This past weekend, I also went to cheer on the Tommies in their last regular-season home game against Carleton. I got a little nervous during the first half. Having trouble getting first downs, 56 yards in penalties and just a 10-7 halftime lead were enough to make me squirm.

But they came back in a tale of two halves, as they say. Caruso's squad came out firing with 28 unanswered points before securing a 38-7 win, ringing the victory bell and raising the MIAC trophy in celebration on the field.

If you are hungry for some more stats and records, chew on these...

  • This team became the fourth in 95 years to have an unbeaten regular-season record
  • As of right now, St. Thomas is the only Division III football team to hold a 10-0 record
  • They are among six teams in all of NCAA football to have a 10-0 record
  • 282 points for senior Ben Wartman, breaking a school record
And in case you missed it, check out this amazing feature (complete with photos and video) on Caruso and the Tommies written by the Star Tribune's Rachel Blount.

Now the Tommies wait until next week to find out their opponent in the first round of the playoffs, where they will have home field advantage. In my mind though, no matter what happens from here on out, this season was a huge success in Tommie football. I hope it's the start of many more successful years to come.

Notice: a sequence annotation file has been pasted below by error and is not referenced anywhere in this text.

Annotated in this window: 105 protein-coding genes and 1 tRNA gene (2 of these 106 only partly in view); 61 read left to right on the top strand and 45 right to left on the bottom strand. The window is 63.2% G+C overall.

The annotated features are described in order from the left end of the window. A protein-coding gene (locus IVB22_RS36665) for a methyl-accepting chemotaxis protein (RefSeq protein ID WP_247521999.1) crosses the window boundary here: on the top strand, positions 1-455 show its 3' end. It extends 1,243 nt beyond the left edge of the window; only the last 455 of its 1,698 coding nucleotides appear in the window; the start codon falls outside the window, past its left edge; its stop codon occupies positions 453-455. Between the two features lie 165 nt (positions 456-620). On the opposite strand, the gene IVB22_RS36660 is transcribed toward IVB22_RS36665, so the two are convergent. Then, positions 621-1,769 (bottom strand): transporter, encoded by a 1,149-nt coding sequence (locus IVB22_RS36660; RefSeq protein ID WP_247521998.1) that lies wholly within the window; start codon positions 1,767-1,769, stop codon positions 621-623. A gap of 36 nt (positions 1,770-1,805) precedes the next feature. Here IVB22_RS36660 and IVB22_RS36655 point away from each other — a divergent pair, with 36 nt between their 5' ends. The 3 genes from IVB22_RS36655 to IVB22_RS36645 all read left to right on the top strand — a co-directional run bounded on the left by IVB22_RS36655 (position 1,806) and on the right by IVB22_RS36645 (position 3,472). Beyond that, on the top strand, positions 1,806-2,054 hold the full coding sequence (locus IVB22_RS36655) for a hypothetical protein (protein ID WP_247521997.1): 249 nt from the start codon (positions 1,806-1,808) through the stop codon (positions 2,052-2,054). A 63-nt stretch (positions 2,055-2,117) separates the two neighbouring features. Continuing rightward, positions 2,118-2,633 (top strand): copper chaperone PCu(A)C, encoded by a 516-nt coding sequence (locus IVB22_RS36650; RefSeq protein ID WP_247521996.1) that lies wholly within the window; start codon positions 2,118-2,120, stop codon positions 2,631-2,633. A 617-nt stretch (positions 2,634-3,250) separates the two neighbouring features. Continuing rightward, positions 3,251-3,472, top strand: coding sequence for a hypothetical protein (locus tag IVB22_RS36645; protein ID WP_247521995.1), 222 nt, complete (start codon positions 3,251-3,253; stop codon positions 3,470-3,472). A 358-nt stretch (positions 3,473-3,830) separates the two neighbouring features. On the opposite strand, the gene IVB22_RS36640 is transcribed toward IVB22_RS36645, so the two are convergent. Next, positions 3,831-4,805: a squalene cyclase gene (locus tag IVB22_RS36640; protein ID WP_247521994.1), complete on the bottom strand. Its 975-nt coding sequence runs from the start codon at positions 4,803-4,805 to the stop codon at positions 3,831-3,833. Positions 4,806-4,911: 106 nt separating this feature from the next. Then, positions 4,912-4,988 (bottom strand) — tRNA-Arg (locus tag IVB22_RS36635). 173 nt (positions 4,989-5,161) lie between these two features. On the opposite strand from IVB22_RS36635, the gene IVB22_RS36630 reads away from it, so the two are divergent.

Monday, November 1, 2010

Highs and lows for the Wild

The Wild had an up-and-down week. Last Monday they blew a 2-0 lead and lost to the visiting Los Angeles Kings 3-2 in a shootout. Wild players also held another parade to the penalty box throughout the night.

Blowing a 2-0 lead is one thing, but to do it by constantly putting yourself in a bad position by playing shorthanded is just bad. A lot of the penalties are things like hooking and tripping, meaning the Wild aren't keeping pace so they need to try to grab guys from behind.

Shootout woes
Then there's the shootout. Despite what the numbers and records say (and I don't think it's too good), I just don't have a good feeling when the Wild reach the shootout. When they head to overtime, I'm silently hoping the game ends there. They've already lost two shootouts this season, the first one coming against Carolina in Finland.

Yes, Niklas Backstrom doesn't have the greatest record in the deciding session, but he can't do it alone either. Maybe this is all in my head, but Wild players don't exactly pound in the goals. They may only get one or two goals in a longer-than-three-tries shootout.